General Assembly approves the budget of $ 39.8 billion | New
The General Assembly sent Governor Tom Wolf a budget of $ 39.8 billion which increases spending on education and transport, but does not spend much of the $ 7 billion provided to the state by the through the US federal bailout.
The plan increases funding for K-12 education by $ 300 million, including $ 100 million for the 100 poorest school districts in the state. The budget also increases the amount of tax credits available for donations to scholarship funds for private school students by $ 40 million.
The plan would also inject $ 279 million into transportation infrastructure and direct $ 280 million to nursing homes and similar facilities, both of which came from federal pandemic money.
Wolf has said he will sign the spending plan next week.
“Our economy has weathered the pandemic and is now moving forward. We are a Commonwealth on the Return, ”said Wolf. “This budget will help our state move forward and rebuild a strong and fair economy that works for Pennsylvanians,” he said.
The budget was approved by the State Chamber by 140 votes to 61, and then by the Senate by 43 votes to 7.
“I think there was a general consensus that we need to be careful and that we need to be smart in our investments,” said Kerry Benninghoff, House Majority Leader of R-Center County.
“We understand that transportation is a statewide need, we are investing in it. Education is a statewide need, we are investing in it, ”he said.
State Representative Mark Longietti, D-7, Hermitage, highlighted the decision to allocate additional funds to financially struggling school districts – specifically mentioning the Farrell Area, Greenville Area and Sharon City school districts in his district. legislative – to justify its vote in favor of the budget.
“It is essential that students from low-income communities are given the same opportunities to compete for good family support jobs as those in wealthier neighborhoods,” said Longietti, Democratic leader of the House Education Committee. “I think the budget we passed today brings us a little closer to that.
There is no increase in taxes or fees.
A summary from State House GOP leaders boasted of investing $ 2.5 billion in the rainy day fund and the budget is withholding $ 5 billion in US bailout funding to help the state to navigate in the future.
State Representative Stan Saylor of R-York County, chairman of the House Appropriations Committee, said Republicans were adamant that the budget does not spend federal money in a way that would leave l ‘Cash-strapped state to continue to run programs after the execution of the bailout dollars. outside.
He noted that after the Great Recession of 2008, the state used federal stimulus funds to fill budget deficits.
“A new governor came in, a new legislature came in and there was a $ 4 billion deficit. We want to make sure we’re not in that kind of situation where you’re cutting programs after the next election with whoever the new governor is. Do not put the General Assembly in the same situation either, ”he said.
State Representative Matt Bradford of D-Montgomery County said the state should spend the bailout money, not save it.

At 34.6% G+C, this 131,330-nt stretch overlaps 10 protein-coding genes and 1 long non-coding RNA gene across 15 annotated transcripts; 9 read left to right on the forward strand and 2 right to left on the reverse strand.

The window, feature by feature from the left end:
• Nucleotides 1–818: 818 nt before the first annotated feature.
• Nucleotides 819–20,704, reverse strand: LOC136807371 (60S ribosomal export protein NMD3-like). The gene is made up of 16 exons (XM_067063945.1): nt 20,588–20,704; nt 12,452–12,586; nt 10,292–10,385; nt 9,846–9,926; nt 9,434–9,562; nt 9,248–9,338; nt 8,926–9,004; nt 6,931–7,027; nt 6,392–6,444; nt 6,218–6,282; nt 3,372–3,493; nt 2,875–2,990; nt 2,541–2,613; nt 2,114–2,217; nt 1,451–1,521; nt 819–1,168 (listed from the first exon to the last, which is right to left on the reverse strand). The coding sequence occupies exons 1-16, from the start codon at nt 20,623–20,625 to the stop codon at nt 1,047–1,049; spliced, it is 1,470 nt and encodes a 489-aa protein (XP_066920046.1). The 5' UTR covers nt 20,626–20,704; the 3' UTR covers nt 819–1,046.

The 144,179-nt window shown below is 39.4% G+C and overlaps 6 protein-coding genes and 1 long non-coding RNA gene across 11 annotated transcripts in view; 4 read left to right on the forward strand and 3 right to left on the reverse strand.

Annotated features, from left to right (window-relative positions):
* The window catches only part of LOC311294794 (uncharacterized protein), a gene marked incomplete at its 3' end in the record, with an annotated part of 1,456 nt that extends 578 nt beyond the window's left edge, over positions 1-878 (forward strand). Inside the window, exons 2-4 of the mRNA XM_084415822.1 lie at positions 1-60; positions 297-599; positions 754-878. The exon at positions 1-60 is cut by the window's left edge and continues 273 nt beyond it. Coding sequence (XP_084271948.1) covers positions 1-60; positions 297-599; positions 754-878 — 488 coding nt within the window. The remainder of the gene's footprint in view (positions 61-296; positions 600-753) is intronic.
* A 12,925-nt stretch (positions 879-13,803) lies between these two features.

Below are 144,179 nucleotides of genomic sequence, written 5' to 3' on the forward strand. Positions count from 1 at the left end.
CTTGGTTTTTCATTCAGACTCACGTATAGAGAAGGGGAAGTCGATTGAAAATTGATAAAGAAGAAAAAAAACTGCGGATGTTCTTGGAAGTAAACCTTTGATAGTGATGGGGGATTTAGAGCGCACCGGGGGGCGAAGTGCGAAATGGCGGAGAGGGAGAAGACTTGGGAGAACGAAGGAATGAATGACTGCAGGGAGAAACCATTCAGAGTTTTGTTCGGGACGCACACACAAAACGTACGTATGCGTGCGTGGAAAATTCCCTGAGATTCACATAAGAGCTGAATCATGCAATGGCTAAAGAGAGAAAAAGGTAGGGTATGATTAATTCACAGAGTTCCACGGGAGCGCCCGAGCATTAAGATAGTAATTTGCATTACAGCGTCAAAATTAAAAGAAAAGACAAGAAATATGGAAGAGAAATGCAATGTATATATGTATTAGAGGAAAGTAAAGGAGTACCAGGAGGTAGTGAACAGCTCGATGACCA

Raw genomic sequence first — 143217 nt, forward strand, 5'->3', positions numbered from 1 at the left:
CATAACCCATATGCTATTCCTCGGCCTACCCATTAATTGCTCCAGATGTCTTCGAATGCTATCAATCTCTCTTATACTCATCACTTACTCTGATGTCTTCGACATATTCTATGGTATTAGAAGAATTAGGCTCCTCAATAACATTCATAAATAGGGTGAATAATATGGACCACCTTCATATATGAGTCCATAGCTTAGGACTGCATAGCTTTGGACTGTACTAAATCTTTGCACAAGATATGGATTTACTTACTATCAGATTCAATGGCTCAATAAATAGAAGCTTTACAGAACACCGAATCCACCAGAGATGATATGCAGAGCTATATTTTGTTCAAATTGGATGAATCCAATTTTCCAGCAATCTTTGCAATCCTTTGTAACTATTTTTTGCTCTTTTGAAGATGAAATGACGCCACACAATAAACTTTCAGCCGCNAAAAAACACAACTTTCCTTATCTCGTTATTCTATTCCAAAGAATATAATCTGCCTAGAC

Saylor “learned the wrong lesson from the Great Recession,” Bradford said. “What the federal government has done well is to launch stimulus measures in unprecedented amounts … They understand that putting money in the hands of workers stimulates the economy, not the bank,” he said. he declared.
Education groups had lobbied for the state to use the bailout dollars as a cash infusion, expressing disappointment with the plan.
“Like pennies from the sky, budget negotiators had an almost magical opportunity to break through the systemic inequalities plaguing Palestinian Authority school districts – a rare opportunity to get ahead of the rapid rise in mandatory costs, which could have causing a seismic shift in the future of Pennsylvania’s economy, resulted in increased local property taxes and increased student success; yet they missed this opportunity, ”said PA Schools Work , a coalition of groups defending schools, in a statement.
Even so, the budget is “a step in the right direction,” said Nathan Mains, executive director of the Pennsylvania School Board Association. Managing Director of PSBA. “AOSP will continue to fight for solutions to the mandatory systemic cost drivers that cripple school district budgets and require increased local taxes. “
In addition to these planned increases, the budget is expected to distribute nearly $ 471 million in one-time US bailout funding from the state to schools to deal with learning loss, at-risk youth and others. needs that have occurred or worsened due to the educational changes required during the COVID-19 pandemic.
“Principals across Pennsylvania have argued that public schools need additional funding to ensure that every student has the chance to succeed. Lawmakers have listened by providing a historic increase and directing funding to districts that need it most, but there is still work to be done, ”added Mains.
Funding for community violence
Democrats have touted a measure that provides $ 30 million in new funding to pay grants to tackle community violence.
“We have all stood in various places, public and private, in the face of the impact of violence,” State Senator Vince Hughes, D-Philadelphia said. “It affects all communities. No one is safe from community violence, ”he said.
State Representative Jordan Harris, D-Philadelphia, said funding for community violence is necessary, but not enough.
“Make no mistake, we are not finished. There is a lot more to do, ”he said.
“We always understand that the root cause of the violence we see in our communities is an underfunded education system, we know that the root cause is always poverty in our communities,” he said.